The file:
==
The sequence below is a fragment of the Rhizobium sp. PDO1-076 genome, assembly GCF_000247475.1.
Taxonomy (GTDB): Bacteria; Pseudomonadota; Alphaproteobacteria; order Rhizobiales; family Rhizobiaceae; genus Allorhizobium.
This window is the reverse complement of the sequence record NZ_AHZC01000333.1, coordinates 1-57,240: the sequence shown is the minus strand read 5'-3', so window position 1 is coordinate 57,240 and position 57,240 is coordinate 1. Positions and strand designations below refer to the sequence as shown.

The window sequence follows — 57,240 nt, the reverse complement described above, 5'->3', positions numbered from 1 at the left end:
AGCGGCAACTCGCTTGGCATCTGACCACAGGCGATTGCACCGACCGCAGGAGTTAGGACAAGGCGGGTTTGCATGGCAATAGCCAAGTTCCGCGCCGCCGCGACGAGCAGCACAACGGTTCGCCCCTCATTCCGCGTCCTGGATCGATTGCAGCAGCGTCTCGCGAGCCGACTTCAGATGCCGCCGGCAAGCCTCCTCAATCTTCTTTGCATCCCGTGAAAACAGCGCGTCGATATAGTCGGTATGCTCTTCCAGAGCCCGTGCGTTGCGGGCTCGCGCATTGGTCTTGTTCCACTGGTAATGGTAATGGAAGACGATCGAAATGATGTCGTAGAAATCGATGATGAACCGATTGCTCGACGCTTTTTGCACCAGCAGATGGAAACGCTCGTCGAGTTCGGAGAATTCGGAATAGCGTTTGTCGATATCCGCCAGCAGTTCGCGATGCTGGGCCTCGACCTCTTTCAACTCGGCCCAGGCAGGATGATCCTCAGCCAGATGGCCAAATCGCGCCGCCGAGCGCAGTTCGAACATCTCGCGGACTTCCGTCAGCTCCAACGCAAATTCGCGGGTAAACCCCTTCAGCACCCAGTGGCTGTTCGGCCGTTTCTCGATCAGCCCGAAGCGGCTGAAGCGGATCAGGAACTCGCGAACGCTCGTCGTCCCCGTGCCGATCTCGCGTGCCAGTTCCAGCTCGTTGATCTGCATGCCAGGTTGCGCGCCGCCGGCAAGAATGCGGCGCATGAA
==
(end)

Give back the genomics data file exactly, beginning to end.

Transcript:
The sequence below is a fragment of the Rhizobium sp. PDO1-076 genome, assembly GCF_000247475.1.
Taxonomy (GTDB): Bacteria; Pseudomonadota; Alphaproteobacteria; order Rhizobiales; family Rhizobiaceae; genus Allorhizobium.
This window is the reverse complement of the sequence record NZ_AHZC01000333.1, coordinates 1-57,240: the sequence shown is the minus strand read 5'-3', so window position 1 is coordinate 57,240 and position 57,240 is coordinate 1. Positions and strand designations below refer to the sequence as shown.

The window sequence follows — 57,240 nt, the reverse complement described above, 5'->3', positions numbered from 1 at the left end:
AGCGGCAACTCGCTTGGCATCTGACCACAGGCGATTGCACCGACCGCAGGAGTTAGGACAAGGCGGGTTTGCATGGCAATAGCCAAGTTCCGCGCCGCCGCGACGAGCAGCACAACGGTTCGCCCCTCATTCCGCGTCCTGGATCGATTGCAGCAGCGTCTCGCGAGCCGACTTCAGATGCCGCCGGCAAGCCTCCTCAATCTTCTTTGCATCCCGTGAAAACAGCGCGTCGATATAGTCGGTATGCTCTTCCAGAGCCCGTGCGTTGCGGGCTCGCGCATTGGTCTTGTTCCACTGGTAATGGTAATGGAAGACGATCGAAATGATGTCGTAGAAATCGATGATGAACCGATTGCTCGACGCTTTTTGCACCAGCAGATGGAAACGCTCGTCGAGTTCGGAGAATTCGGAATAGCGTTTGTCGATATCCGCCAGCAGTTCGCGATGCTGGGCCTCGACCTCTTTCAACTCGGCCCAGGCAGGATGATCCTCAGCCAGATGGCCAAATCGCGCCGCCGAGCGCAGTTCGAACATCTCGCGGACTTCCGTCAGCTCCAACGCAAATTCGCGGGTAAACCCCTTCAGCACCCAGTGGCTGTTCGGCCGTTTCTCGATCAGCCCGAAGCGGCTGAAGCGGATCAGGAACTCGCGAACGCTCGTCGTCCCCGTGCCGATCTCGCGTGCCAGTTCCAGCTCGTTGATCTGCATGCCAGGTTGCGCGCCGCCGGCAAGAATGCGGCGCATGAA